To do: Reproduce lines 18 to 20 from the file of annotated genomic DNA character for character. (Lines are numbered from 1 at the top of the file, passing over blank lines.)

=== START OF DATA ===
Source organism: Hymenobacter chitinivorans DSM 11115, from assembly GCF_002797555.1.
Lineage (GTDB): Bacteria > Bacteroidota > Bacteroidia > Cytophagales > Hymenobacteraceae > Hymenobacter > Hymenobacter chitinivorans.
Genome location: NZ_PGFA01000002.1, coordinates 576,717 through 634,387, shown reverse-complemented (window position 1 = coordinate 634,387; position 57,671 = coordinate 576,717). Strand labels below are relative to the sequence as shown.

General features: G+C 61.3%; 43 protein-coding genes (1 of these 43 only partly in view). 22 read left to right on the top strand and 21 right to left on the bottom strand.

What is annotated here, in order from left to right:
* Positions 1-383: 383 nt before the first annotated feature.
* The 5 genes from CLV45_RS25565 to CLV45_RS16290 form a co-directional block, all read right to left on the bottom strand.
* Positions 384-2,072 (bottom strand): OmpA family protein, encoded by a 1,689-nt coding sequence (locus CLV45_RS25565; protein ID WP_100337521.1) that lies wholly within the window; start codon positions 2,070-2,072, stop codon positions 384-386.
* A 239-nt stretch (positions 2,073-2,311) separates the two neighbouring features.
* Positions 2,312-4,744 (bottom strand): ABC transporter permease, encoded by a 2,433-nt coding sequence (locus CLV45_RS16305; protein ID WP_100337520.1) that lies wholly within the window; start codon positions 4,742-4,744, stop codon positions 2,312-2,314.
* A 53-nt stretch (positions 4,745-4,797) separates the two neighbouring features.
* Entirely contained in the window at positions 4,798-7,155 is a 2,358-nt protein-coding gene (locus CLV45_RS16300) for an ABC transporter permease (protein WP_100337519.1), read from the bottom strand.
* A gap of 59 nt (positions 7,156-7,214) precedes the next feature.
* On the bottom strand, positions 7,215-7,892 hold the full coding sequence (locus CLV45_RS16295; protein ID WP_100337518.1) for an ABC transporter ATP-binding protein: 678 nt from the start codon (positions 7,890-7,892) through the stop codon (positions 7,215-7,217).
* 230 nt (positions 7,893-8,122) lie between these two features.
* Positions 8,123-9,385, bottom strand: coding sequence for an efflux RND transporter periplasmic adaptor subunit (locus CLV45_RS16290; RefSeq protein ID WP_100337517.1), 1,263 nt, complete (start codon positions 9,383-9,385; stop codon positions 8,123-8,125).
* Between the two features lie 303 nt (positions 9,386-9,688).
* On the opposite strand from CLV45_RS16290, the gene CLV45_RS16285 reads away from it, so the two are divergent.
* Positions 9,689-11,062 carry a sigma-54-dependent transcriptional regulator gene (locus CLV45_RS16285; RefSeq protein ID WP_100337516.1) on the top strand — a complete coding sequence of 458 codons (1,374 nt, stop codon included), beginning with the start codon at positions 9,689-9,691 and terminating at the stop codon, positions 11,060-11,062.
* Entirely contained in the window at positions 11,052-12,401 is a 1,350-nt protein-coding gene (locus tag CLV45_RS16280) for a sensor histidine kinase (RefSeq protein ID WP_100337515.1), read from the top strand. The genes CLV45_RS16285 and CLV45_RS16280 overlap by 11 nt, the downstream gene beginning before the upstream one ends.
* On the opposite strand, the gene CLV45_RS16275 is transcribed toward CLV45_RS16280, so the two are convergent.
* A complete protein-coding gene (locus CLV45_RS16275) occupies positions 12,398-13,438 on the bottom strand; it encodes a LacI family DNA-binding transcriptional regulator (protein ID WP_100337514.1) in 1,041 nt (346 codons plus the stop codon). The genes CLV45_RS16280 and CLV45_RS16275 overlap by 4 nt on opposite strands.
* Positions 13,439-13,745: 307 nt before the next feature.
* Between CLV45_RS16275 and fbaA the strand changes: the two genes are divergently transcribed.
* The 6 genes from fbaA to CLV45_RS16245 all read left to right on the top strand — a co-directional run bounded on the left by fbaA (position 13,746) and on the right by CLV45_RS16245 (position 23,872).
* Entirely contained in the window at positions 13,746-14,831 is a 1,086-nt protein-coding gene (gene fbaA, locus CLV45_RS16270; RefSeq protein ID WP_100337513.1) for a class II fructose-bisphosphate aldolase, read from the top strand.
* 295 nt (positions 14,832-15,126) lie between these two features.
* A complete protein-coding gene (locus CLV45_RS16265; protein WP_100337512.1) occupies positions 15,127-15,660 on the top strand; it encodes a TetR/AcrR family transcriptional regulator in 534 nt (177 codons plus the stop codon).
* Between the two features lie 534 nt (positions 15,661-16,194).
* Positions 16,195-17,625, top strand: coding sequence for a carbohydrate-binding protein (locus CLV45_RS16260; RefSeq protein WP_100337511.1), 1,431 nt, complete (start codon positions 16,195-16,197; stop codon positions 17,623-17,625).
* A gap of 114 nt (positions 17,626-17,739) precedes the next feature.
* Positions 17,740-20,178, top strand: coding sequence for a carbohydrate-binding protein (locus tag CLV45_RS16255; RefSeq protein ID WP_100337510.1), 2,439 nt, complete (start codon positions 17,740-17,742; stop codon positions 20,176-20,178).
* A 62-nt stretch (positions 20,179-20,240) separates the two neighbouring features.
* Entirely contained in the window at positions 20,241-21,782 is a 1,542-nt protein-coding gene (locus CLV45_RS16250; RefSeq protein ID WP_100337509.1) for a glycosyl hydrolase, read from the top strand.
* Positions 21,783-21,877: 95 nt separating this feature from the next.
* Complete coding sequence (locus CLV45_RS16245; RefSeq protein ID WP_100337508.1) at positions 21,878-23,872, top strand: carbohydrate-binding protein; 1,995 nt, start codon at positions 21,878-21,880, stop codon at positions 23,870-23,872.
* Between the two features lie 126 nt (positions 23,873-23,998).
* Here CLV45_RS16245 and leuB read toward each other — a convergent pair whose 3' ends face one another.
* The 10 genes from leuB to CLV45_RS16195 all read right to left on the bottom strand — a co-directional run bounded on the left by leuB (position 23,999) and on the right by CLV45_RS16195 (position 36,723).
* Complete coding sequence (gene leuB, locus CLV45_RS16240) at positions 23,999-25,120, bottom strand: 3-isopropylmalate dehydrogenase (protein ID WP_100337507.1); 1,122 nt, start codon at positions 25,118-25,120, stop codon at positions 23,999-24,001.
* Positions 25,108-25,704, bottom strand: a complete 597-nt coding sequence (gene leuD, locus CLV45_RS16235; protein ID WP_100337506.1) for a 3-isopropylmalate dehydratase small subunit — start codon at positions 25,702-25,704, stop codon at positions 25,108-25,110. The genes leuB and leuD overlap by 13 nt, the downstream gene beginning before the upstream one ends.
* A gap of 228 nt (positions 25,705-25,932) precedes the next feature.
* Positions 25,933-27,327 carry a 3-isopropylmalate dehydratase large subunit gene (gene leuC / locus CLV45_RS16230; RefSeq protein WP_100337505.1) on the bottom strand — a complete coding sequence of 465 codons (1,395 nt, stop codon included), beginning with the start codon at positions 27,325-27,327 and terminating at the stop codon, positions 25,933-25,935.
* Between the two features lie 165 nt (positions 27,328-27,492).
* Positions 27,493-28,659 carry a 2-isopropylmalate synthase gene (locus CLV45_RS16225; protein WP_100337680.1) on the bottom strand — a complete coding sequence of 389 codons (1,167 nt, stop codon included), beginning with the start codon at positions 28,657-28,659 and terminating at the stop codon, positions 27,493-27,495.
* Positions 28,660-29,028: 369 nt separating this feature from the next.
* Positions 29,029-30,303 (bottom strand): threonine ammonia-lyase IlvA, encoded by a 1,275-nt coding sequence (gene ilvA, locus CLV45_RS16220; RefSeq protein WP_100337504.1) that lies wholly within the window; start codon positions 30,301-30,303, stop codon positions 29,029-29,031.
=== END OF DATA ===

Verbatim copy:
* On the opposite strand from CLV45_RS16290, the gene CLV45_RS16285 reads away from it, so the two are divergent.
* Positions 9,689-11,062 carry a sigma-54-dependent transcriptional regulator gene (locus CLV45_RS16285; RefSeq protein ID WP_100337516.1) on the top strand — a complete coding sequence of 458 codons (1,374 nt, stop codon included), beginning with the start codon at positions 9,689-9,691 and terminating at the stop codon, positions 11,060-11,062.
* Entirely contained in the window at positions 11,052-12,401 is a 1,350-nt protein-coding gene (locus tag CLV45_RS16280) for a sensor histidine kinase (RefSeq protein ID WP_100337515.1), read from the top strand. The genes CLV45_RS16285 and CLV45_RS16280 overlap by 11 nt, the downstream gene beginning before the upstream one ends.